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Cambridge Centre for Teaching and Learning

 
An ancient book open to a page covered in handwriting

Research question

Does the language used in discussions about race at Cambridge - in teaching and other contexts - negatively affect the academic performance of Black British students?

 

Project team

  • Rianna Davis, undergraduate student reading History and Spanish

 

Project report

Report: Anti-Racist Glossary Project (PDF)

 

Abstract

The focus of this project was gauging the extent of racist language within educational contexts at Cambridge, and the impact this might have on the academic performance and attainment of Black British students.

Two qualitative research methods were used: focus group questions with the student co-researchers and an online survey distributed to Blck British students across Cambridge. I asked participants if they had encountered any racist language in teaching contexts during the course of their studies at Cambridge, what terms were used and in what context, which key terms they thought students and staff should be educated about, and what value they saw in a collation of these terms into something like a glossary.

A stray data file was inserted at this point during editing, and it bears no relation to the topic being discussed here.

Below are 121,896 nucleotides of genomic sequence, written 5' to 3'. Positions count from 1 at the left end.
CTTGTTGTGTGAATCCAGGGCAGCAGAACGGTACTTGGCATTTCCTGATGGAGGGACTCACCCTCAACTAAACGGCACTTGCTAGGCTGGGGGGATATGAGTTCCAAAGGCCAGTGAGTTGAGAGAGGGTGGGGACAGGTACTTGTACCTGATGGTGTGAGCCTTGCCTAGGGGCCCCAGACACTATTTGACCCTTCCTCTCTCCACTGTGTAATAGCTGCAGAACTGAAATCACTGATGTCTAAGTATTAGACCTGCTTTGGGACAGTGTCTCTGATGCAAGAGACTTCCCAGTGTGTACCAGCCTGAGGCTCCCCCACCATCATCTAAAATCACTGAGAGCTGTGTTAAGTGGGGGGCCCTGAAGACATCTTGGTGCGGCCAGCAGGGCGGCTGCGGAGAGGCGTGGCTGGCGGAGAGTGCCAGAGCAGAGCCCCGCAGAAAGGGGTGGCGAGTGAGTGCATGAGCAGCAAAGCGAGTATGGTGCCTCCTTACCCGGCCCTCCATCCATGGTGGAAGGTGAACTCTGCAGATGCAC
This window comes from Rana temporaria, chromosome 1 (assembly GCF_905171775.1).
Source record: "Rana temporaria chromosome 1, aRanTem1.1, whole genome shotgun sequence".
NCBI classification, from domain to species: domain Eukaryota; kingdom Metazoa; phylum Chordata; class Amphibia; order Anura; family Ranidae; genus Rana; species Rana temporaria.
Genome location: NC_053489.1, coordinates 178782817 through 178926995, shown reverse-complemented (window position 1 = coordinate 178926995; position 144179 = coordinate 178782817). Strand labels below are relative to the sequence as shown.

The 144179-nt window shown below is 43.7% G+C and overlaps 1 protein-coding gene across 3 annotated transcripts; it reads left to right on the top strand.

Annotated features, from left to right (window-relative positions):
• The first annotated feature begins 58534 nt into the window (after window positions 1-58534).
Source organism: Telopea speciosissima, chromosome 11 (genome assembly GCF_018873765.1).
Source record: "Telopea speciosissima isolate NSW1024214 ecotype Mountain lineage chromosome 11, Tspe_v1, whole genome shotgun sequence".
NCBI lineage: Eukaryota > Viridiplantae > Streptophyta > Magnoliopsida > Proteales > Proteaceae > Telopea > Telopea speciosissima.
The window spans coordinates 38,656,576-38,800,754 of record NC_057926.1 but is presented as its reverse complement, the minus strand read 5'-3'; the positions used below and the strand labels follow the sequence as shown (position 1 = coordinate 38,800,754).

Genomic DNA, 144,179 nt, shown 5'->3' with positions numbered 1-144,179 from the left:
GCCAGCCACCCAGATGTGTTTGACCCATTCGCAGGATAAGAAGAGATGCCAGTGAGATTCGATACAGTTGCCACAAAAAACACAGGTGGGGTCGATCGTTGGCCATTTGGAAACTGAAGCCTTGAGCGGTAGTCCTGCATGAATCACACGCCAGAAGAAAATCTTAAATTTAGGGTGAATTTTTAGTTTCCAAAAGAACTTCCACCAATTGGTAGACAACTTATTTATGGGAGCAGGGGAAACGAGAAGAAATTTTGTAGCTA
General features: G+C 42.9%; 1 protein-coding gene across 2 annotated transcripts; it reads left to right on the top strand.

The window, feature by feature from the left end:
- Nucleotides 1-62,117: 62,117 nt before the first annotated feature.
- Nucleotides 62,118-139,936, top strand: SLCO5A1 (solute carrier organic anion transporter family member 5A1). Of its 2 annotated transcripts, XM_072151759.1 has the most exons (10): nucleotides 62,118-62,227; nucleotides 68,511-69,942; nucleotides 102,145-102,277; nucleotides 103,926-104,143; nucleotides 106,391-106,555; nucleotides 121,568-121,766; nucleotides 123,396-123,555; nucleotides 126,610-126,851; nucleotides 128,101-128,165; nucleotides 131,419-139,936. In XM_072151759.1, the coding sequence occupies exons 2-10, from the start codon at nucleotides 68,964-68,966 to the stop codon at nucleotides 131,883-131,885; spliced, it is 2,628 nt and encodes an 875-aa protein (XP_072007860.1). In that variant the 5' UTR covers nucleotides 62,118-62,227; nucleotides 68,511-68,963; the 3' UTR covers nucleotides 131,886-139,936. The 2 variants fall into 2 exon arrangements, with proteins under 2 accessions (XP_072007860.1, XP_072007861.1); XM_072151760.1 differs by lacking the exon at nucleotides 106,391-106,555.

Of concern is the large proportion of respondents to this project who indicated they had experienced racist language in lectures and supervisions (approximately 50% of the survey). Respondents speculated that this was to do with the general lack of accountability around teaching practices across the collegiate University. Of the respondents who had encountered racism in the teaching (content, delivery of lectures, interrelations with teachers) over 60% indicated that it had a continuing negative impact on their academic performance, affecting their self-confidence and causing heightened feelings of inadequacy and imposter syndrome.

Those students who reported that they had not experienced racist language in an academic context often attributed this to their discipline; for example, there is usually little scope for quoting or using offensive language in STEMM lectures. They also reported that although they may not have encountered explicitly racist language, they had experienced an accumulation of subtle micro-aggressions throughout their studies which had an equally negative impact on their self-image and confidence in their ability to perform academically.

 

Output

This project was awarded funding by the Cambridge University Diversity Fund to research and create a glossary of terms, resulting in publication of the Anti-Racist Glossary [UPCOMING].